“That’s no ritual I’ve ever heard of,” Lekni said, with a frown.
“Am I doing any harm?” They headed for the side of the room and flung themself down into the rickety old chair by the bookshelf, the one Lekni always curled up in of an evening to read to herself.
She sighed. “I guess not. Have your ‘rituals’, then.”
Something wasn’t right. The conviction grew on her as she stood at the door, watching Illek, who was apparently napping in the corner, waiting for Shem to return. Something just was not right. There was something Shem hadn’t told her. It was well past sunset now and he hadn’t returned—was she supposed to watch their witness the whole night? She’d do it if she had to, but it seemed like overkill.
Biting her lip, frowning, she went over to inspect the ‘ritual’ coat and hat.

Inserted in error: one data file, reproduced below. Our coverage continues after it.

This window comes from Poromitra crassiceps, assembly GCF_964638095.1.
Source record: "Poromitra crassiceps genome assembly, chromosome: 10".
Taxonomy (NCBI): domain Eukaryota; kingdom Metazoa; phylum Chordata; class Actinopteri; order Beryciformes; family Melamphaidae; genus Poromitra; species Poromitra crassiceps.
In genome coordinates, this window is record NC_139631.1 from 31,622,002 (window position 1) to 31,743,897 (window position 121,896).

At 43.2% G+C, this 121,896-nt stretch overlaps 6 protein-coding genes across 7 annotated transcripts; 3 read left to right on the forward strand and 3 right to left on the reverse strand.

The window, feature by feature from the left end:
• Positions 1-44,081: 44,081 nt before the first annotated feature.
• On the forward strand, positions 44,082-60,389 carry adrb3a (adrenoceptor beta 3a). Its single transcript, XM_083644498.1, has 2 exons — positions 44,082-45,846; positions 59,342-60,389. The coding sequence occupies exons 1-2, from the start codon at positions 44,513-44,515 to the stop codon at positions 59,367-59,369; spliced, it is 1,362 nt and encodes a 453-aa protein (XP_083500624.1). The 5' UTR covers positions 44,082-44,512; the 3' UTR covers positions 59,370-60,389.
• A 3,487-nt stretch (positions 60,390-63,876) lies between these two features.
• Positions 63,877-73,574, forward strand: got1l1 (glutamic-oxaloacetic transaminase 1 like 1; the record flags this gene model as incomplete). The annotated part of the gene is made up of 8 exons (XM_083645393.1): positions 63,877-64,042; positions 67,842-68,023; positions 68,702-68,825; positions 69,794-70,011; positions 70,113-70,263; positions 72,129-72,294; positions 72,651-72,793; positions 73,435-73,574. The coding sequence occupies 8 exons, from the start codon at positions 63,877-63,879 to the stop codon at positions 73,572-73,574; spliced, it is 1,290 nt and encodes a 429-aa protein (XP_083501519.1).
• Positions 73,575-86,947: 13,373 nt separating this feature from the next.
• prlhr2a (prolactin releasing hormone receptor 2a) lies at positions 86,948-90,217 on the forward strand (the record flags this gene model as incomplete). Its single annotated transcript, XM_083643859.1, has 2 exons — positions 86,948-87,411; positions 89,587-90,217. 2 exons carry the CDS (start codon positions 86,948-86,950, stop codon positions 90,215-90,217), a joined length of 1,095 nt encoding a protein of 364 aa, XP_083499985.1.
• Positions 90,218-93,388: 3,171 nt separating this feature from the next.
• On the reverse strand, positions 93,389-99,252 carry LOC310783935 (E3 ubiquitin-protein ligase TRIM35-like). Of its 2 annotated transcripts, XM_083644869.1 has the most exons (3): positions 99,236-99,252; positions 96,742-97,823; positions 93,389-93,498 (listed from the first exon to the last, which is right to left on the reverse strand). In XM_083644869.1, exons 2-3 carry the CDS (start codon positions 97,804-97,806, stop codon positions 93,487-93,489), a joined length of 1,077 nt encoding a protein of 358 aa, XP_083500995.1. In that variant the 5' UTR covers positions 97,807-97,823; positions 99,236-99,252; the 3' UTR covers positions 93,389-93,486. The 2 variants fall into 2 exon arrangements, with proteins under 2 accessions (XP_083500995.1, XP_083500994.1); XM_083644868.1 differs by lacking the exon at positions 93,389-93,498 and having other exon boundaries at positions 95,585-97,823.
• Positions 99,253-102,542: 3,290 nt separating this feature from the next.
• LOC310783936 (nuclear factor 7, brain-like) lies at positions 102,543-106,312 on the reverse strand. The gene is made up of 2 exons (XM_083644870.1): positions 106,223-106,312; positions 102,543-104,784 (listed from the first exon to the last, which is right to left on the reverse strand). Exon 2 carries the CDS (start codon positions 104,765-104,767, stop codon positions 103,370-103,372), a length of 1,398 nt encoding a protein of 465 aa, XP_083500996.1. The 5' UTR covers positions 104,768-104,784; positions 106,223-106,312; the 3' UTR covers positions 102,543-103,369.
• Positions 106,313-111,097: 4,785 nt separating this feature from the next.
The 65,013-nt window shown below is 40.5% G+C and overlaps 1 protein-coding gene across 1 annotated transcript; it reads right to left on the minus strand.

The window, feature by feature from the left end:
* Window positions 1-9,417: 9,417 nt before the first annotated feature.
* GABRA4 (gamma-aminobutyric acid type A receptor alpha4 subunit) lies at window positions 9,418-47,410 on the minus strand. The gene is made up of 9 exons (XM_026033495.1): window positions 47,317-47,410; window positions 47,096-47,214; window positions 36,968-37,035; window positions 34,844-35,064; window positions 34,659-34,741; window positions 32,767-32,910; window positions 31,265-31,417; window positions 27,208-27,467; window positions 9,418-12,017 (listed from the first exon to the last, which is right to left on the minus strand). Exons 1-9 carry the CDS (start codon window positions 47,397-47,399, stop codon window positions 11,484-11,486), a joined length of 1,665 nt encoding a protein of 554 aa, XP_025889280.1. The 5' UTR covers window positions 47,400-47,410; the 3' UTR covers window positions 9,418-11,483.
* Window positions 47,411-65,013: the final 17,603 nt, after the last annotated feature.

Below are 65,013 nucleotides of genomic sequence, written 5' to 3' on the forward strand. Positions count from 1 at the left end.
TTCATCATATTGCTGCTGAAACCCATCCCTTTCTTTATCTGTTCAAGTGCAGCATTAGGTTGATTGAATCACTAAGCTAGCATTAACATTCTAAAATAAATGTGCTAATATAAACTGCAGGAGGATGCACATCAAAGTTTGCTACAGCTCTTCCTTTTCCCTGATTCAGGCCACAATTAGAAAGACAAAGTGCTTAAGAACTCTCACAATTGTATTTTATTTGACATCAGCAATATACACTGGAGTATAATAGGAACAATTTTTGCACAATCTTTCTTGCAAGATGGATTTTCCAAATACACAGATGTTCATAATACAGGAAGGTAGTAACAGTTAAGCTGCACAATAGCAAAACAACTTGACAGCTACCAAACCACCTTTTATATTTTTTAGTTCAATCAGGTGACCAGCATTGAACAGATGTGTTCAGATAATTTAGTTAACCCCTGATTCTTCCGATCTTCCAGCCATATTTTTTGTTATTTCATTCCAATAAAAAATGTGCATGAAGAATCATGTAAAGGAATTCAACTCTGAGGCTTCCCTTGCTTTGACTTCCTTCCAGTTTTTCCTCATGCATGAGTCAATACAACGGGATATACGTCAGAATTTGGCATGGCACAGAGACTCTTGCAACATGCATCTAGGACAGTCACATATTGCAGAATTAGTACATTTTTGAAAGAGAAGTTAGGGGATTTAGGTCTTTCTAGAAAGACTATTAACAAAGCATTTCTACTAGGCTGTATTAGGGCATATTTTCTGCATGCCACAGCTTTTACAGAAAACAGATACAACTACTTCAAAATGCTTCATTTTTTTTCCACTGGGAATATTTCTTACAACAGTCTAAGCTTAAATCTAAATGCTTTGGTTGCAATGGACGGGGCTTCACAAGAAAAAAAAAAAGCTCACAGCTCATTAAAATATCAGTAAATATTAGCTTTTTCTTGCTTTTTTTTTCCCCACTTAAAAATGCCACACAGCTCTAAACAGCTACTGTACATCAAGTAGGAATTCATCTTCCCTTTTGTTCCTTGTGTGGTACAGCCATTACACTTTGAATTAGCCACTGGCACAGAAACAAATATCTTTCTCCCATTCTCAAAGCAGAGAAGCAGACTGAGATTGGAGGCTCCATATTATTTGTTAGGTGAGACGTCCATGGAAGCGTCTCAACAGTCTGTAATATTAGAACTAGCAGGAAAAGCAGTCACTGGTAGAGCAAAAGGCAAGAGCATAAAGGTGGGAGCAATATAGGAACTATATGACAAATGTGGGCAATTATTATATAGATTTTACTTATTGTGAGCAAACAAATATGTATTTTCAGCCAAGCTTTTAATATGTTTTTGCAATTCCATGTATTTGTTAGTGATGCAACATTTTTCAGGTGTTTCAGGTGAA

“I really wouldn’t, if I were you,” Illek said mildly. Apparently, they weren’t asleep after all.
“I’ll do what I like,” Lekni said. “I’m the deputy.”
Illek sat up, and there was a peculiar expression on their face. “Really. Don’t stand in front of the window.”
“What exactly are you trying to pull?” Lekni demanded, crossing her arms.
They leaned forward. “Step back, will you?” A ghost of a smile. “Part of the ritual.”
Lekni’s chin firmed up. “Explain your ritual.”
“Oh, gods dammit.” Illek rose and went quickly to the side of the window, parting the blinds to peer out. “Get down.”
“Get down!” There was a whizzing noise, and a thumping noise, and a loud profanity. Something hit Lekni very hard in the chest at the same time, and the next thing she knew, she was looking up at Illek, on top of her, and there was a line of arrows quivering in the coatrack. Illek scrambled up immediately, rushing to the window. “Damn. Dammit!”